When reflecting on our learning, it is useful to ask ourselves these questions...
- What did I do first?
- What steps did I take when I was uncertain about my work?
- How did I change my course of action? Was it profitable?
- If I were to do this work again, is there anything that I would do differently? If so, describe what that might be and why I would do it.
When we check for accuracy, we should ask questions like...
- How do we know we are right?
- What other ways can we prove that we are correct?
- What did we do first?
- What clues did we have that we were on the right track?
- How did we know where to begin?
- What led us to make that decision?
- When we said we started at the beginning, how did we know where to begin?
Astronauts use [the Habit of Mind] checking for accuracy before each space mission!
Striving for accuracy is of great value not only in classroom but in the wider world as well. Pharmaceutical research, surgery, piloting, bookkeeping - all require a commitment to accuracy.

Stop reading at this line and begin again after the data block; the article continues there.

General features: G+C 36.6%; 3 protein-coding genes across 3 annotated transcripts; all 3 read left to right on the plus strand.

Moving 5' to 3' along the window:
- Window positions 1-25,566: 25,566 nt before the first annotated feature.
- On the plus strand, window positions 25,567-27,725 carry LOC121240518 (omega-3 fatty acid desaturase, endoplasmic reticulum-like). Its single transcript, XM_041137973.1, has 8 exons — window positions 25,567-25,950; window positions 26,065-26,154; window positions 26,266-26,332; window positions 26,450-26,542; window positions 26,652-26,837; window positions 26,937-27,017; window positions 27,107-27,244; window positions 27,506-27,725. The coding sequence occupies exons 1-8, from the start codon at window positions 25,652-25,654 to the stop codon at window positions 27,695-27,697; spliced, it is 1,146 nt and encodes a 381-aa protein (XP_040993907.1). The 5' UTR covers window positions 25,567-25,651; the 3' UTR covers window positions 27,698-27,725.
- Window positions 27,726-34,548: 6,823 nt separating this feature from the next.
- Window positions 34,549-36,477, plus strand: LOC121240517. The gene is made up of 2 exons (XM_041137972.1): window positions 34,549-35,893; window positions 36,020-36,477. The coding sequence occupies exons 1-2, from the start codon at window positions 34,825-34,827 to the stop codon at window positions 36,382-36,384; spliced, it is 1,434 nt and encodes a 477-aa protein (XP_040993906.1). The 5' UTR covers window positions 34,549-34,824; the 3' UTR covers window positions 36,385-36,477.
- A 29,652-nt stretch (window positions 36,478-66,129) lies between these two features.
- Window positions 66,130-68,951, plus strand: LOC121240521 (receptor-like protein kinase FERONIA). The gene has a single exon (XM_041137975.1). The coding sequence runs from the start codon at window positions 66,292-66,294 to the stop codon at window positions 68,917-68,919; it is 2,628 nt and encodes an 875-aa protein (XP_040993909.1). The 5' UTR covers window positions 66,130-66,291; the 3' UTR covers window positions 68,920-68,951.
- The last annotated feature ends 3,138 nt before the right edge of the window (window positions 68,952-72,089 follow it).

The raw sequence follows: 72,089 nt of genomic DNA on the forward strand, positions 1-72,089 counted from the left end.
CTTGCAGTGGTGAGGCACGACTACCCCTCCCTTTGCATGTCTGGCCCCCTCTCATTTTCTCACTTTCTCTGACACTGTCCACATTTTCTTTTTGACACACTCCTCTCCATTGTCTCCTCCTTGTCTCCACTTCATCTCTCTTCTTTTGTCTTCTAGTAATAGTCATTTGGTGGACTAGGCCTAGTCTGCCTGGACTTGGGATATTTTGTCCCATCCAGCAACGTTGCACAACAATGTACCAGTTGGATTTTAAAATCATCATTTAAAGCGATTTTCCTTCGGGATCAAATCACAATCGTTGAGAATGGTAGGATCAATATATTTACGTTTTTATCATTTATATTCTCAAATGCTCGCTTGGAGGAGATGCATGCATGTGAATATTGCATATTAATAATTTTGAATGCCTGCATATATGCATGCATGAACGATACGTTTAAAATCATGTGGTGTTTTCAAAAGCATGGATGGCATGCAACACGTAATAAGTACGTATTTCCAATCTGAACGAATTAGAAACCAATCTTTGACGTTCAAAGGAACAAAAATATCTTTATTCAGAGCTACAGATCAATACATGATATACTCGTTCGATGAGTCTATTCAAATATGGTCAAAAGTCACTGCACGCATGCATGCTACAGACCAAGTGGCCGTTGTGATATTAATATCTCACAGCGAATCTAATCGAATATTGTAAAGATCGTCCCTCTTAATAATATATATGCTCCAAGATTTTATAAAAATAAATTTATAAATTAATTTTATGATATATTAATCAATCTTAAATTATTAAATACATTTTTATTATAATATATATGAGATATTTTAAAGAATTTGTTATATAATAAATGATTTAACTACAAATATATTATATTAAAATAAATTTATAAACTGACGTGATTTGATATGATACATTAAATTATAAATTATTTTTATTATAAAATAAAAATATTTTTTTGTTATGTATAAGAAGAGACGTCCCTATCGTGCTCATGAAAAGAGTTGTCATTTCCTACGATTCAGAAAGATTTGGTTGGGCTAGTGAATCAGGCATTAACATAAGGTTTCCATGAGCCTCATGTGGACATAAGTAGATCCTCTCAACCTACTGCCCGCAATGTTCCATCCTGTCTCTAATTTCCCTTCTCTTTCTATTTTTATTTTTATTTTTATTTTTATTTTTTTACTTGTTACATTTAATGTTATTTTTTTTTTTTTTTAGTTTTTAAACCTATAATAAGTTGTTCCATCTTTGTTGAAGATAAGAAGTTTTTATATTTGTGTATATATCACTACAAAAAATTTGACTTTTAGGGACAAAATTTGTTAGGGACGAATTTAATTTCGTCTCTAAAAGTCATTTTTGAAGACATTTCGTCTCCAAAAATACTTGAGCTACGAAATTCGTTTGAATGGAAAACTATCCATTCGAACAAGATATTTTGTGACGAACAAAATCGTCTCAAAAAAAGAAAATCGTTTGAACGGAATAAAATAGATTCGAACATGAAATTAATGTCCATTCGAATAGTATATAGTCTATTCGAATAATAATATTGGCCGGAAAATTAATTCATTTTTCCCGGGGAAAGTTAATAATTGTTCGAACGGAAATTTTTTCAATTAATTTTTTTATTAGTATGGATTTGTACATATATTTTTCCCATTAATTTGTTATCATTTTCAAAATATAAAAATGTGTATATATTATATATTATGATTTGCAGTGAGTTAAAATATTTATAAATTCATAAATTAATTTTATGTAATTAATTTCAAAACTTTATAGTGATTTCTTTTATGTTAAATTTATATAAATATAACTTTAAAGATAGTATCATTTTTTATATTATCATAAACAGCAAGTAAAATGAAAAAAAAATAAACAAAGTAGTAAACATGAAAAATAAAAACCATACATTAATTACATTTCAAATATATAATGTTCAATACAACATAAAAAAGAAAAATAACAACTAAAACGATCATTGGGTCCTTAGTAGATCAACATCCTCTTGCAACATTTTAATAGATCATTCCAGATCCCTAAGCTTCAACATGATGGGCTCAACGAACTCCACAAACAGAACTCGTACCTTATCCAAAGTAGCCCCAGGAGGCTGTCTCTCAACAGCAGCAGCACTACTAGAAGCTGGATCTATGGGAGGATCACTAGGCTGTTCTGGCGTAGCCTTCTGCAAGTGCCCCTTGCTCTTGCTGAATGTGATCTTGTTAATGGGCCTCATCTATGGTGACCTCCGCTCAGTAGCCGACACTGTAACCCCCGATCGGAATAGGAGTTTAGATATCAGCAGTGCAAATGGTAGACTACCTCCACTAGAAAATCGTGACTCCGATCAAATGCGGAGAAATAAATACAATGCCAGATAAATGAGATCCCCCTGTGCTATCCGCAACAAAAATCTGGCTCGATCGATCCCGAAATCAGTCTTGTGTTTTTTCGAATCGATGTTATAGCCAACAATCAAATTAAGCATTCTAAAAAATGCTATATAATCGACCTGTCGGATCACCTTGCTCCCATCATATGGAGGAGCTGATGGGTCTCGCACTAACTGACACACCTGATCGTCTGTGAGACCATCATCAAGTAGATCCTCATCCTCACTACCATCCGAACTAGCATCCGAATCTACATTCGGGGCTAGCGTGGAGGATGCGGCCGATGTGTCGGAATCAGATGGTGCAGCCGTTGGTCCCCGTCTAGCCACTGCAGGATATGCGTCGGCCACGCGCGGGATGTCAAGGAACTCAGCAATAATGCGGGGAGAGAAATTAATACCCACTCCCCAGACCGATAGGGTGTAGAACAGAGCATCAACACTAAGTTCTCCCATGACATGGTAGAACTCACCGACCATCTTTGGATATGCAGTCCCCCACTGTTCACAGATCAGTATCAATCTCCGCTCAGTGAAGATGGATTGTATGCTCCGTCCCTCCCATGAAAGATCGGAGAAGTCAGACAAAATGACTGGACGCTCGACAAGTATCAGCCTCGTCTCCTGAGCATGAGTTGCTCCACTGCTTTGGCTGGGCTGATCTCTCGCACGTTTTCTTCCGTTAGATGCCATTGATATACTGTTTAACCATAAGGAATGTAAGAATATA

Some skills and strategies that we could apply when striving for accuracy and precision:
- Always check the working and presentation
- Show your work to a friend for feedback
- Review the rubric to see if we have met the criteria before turning in our work
- Don't just write the answer. Show the work so that we can go back and find errors
- Learn from our mistakes so we won't make them again
- Know the rules and apply them
- Use a different strategy than the first one to see if we get the same answer
- Make sure we know what the instructions mean before we begin
It is in the formulation of the problem that individuality is expressed, that creativity is stimulated, that nuances and subtleties are discovered
~ Herbert Thelen
It is helpful for us to pose study questions for ourselves before and during our reading of textual material. Self generating questions facilitate comprehension. We know that reading with a purpose stimulates a more focused mind. Questioning while reading provides an opportunity for us to predict what is coming next in the story.
(7) Applying Past Knowledge to New Situation
The main fuel to speed the world's progress is our stock of knowledge and the brake is our lack of imagination.
~ Julian Simon